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Oh the Places You’ll Go

Dr. Seuss died in 1991. But if you read his last book, you might think he saw 2020 coming.

“Oh, the Places You’ll Go!” is Dr. Seuss’ ode to adventurous spirits everywhere. In it, he encourages readers to chart their own path through life, take chances and rise above adversity.

Dr. Seuss couches his advice in a second-person story about all the ups and downs young people will experience in life. After a period of successes, he says, they’ll hit some obstacles, get caught in a slump and struggle through uncertainty. And that struggle is likely to lead them to what he calls “a most useless place” — the Waiting Place.

What happens there? People just stand around… waiting:

Waiting for a train to go

or a bus to come, or a plane to go

or the mail to come, or the rain to go

or the phone to ring, or the snow to snow

or waiting around for a Yes or No

or waiting for their hair to grow.

Everyone is just waiting.

I’ve read this passage to my kids dozens of times. But those words resonate with me now more than ever, because they seem to encapsulate the place our society — and our industry — is stuck at the moment.

We’re all waiting for something. Waiting for the masks to go, or a vaccine to come, or a cure to grow, or guests to come, or a tour to go. Everyone is just waiting.

If you listen to the pundits today, you could easily be convinced that waiting is the only thing we can do.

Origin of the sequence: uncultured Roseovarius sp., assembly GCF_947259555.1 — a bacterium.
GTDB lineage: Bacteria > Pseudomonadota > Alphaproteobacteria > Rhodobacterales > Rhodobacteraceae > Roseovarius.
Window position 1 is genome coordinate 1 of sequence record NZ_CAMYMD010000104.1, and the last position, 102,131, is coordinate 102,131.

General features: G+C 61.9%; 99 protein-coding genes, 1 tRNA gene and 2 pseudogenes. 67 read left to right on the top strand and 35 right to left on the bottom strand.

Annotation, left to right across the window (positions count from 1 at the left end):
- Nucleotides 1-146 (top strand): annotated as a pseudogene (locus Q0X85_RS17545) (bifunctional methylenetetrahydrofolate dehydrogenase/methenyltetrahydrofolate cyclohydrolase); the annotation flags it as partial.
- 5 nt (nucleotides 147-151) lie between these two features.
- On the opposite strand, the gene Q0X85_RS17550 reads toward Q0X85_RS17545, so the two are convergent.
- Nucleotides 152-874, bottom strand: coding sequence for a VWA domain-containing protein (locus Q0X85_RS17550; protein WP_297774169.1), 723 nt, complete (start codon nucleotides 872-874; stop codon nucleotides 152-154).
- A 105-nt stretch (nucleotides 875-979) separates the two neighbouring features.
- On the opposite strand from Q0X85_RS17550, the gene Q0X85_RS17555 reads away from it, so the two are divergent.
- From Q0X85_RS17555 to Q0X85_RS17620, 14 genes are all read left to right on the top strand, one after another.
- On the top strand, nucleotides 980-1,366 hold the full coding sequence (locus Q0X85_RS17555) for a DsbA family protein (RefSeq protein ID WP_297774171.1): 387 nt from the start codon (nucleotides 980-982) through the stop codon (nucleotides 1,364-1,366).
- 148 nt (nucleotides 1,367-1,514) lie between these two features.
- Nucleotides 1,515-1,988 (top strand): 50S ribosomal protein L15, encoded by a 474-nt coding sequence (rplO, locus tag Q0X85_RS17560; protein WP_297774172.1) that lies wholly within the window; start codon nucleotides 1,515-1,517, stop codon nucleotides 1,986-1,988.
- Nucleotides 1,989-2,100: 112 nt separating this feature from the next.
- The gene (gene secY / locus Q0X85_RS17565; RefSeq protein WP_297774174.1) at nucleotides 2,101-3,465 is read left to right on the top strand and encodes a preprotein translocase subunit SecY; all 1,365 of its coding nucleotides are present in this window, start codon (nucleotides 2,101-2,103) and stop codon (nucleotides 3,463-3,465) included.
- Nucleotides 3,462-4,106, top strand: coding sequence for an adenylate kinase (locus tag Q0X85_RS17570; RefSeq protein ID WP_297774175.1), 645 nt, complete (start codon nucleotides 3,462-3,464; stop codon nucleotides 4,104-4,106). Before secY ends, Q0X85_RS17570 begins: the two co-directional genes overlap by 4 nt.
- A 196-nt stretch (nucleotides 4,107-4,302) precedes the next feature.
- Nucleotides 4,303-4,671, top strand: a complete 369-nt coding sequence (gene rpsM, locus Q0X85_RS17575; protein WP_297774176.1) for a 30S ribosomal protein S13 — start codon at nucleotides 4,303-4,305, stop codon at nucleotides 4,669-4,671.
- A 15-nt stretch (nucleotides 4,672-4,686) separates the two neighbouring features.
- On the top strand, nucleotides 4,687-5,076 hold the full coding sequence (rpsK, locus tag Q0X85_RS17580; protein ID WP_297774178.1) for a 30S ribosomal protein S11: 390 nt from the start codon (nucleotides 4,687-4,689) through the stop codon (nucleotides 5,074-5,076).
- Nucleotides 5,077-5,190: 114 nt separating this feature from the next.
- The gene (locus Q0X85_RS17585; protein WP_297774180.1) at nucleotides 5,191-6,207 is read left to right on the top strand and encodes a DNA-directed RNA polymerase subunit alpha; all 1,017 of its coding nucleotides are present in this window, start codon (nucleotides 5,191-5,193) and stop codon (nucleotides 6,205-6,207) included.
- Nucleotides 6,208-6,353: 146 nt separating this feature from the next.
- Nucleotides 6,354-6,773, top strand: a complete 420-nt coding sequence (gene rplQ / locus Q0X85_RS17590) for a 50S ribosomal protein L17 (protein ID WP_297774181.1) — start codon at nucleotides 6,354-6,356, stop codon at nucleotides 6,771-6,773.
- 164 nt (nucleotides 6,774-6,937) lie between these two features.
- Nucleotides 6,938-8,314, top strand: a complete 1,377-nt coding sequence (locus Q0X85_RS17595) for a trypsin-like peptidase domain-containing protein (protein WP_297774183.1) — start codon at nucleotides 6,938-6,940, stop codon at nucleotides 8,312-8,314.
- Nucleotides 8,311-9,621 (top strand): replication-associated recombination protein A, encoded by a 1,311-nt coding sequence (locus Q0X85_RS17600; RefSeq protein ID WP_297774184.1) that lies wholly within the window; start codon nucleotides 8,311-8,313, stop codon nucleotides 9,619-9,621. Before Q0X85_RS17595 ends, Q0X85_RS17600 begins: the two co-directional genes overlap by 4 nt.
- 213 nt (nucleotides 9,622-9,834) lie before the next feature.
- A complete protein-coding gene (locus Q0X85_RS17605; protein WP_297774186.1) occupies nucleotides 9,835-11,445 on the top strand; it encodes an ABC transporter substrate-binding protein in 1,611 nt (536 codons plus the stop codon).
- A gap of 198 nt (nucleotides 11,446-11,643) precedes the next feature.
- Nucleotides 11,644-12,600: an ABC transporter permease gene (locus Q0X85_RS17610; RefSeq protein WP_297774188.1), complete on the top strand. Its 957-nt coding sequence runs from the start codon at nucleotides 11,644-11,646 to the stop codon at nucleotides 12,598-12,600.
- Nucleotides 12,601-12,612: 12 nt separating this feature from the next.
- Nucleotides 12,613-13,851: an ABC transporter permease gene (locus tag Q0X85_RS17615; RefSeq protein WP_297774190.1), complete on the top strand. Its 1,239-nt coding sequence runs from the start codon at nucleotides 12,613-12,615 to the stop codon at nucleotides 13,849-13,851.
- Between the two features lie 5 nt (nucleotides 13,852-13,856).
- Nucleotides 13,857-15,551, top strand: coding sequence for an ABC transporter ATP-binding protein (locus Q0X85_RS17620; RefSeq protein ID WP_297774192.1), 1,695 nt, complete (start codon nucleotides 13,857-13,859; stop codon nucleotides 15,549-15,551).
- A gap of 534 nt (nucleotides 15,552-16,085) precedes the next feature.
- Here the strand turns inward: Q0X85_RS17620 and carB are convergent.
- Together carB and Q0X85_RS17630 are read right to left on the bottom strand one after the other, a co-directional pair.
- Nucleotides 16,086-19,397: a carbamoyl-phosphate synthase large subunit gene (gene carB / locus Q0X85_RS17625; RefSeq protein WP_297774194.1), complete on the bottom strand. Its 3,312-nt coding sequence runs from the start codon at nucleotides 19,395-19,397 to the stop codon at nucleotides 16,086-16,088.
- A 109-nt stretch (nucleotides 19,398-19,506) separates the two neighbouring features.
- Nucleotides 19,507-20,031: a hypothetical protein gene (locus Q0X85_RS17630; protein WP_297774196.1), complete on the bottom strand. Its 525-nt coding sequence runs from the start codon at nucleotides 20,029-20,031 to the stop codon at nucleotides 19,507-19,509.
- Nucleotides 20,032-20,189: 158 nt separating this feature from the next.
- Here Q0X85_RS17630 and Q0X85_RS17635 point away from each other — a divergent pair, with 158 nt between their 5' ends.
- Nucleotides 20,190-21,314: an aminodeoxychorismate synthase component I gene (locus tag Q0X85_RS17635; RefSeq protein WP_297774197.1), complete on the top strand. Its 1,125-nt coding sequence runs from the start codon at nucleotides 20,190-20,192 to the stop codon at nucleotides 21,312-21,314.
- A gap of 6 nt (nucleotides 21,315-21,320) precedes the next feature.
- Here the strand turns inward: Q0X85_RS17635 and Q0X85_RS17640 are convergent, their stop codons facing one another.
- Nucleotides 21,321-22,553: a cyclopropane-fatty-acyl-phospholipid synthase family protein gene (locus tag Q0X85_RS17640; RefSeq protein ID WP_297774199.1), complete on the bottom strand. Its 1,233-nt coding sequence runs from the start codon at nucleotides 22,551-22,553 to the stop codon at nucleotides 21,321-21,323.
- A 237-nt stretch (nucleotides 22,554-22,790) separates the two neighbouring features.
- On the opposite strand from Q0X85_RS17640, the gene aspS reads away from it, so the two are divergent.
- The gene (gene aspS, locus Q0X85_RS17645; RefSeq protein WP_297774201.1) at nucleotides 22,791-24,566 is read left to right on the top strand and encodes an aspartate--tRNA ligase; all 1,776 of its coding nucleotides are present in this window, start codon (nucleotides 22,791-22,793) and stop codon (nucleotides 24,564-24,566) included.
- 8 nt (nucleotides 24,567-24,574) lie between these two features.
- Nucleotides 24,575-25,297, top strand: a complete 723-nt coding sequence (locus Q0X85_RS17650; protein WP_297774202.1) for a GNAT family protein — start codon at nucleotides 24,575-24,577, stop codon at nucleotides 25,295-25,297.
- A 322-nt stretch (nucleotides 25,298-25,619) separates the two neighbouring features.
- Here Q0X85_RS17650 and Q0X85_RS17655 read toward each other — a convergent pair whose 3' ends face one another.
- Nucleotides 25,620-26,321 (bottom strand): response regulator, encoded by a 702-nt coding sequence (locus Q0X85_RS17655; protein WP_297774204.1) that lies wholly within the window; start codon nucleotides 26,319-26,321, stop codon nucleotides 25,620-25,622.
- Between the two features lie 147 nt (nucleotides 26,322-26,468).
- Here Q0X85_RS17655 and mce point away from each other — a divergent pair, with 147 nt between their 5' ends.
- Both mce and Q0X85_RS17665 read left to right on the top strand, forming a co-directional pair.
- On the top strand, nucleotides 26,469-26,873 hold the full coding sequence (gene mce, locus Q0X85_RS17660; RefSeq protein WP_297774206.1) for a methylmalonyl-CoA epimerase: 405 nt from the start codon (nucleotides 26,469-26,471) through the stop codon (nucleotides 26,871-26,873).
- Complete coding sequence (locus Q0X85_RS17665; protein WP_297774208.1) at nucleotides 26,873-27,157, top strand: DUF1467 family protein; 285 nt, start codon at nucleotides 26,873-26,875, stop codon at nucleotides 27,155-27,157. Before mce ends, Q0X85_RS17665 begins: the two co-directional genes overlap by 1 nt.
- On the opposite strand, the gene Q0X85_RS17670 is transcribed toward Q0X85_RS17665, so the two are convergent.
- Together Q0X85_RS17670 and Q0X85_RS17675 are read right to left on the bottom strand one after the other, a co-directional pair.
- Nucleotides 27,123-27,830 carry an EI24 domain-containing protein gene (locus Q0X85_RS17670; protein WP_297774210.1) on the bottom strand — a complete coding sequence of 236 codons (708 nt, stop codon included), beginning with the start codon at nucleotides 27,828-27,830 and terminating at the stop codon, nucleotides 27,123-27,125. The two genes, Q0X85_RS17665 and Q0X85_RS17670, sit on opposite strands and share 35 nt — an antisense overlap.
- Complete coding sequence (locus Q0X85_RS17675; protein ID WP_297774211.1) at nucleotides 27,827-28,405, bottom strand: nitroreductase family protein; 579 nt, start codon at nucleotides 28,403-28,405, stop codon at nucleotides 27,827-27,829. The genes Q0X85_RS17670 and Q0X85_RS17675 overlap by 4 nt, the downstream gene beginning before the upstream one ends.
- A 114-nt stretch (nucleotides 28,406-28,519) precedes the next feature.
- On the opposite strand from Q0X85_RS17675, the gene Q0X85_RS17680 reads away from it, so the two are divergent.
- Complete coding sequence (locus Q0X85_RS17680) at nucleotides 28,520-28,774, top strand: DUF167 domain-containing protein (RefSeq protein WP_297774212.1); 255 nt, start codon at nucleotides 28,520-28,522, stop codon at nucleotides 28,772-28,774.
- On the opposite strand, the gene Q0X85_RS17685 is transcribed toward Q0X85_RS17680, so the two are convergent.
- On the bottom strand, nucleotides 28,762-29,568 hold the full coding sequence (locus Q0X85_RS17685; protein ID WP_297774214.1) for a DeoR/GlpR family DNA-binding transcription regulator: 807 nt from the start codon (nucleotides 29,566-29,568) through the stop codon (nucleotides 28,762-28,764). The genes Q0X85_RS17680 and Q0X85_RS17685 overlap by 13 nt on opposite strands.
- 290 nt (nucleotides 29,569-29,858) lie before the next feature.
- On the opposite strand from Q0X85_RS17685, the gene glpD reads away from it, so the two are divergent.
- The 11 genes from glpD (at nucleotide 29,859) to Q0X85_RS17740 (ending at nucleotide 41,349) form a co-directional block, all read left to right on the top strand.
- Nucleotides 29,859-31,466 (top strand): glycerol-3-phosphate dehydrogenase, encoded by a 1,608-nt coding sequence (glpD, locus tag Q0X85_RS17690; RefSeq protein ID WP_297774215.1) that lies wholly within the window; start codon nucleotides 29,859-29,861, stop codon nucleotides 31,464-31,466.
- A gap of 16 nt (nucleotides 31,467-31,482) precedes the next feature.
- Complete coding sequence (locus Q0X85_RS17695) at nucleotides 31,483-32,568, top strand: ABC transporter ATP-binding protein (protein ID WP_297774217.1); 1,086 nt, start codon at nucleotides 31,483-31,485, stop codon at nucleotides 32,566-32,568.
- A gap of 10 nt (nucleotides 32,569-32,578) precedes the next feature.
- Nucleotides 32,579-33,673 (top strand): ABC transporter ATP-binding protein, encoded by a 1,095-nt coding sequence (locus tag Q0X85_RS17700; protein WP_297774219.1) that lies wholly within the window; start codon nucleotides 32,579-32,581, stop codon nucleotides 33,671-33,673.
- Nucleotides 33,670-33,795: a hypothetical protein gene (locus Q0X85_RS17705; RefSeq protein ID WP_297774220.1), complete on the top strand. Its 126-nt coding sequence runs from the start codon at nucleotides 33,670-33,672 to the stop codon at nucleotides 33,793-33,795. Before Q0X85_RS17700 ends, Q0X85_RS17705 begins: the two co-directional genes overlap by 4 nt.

But I reject that reasoning. And I’m pretty sure Dr. Seuss would too. Here’s how he continues:


That’s not for you!

Somehow you’ll escape

all that waiting and staying

You’ll find the bright places

where Boom Bands are playing.

Staying and waiting weren’t viable options for Dr. Seuss, and they’re not viable for us either. If we wait for things to be perfect, we’ll wait our industry out of existence.

All around the country, destinations, attractions and other travel providers have taken extraordinary steps to ensure that guests can visit in healthy and safe ways. There are hundreds of places you can go right now. Life is too short to let waiting steal the joy of travel.

Sure, there will be critics. And yes, some of your travelers will be too nervous to go. But would that stop Dr. Seuss?

“You’re off to great places! Today is your day!” he writes at the end of the book. There’s a world to explore. “So… get on your way!”

Brian Jewell

Brian Jewell is the executive editor of The Group Travel Leader. In more than a decade of travel journalism he has visited 48 states and 25 foreign countries.

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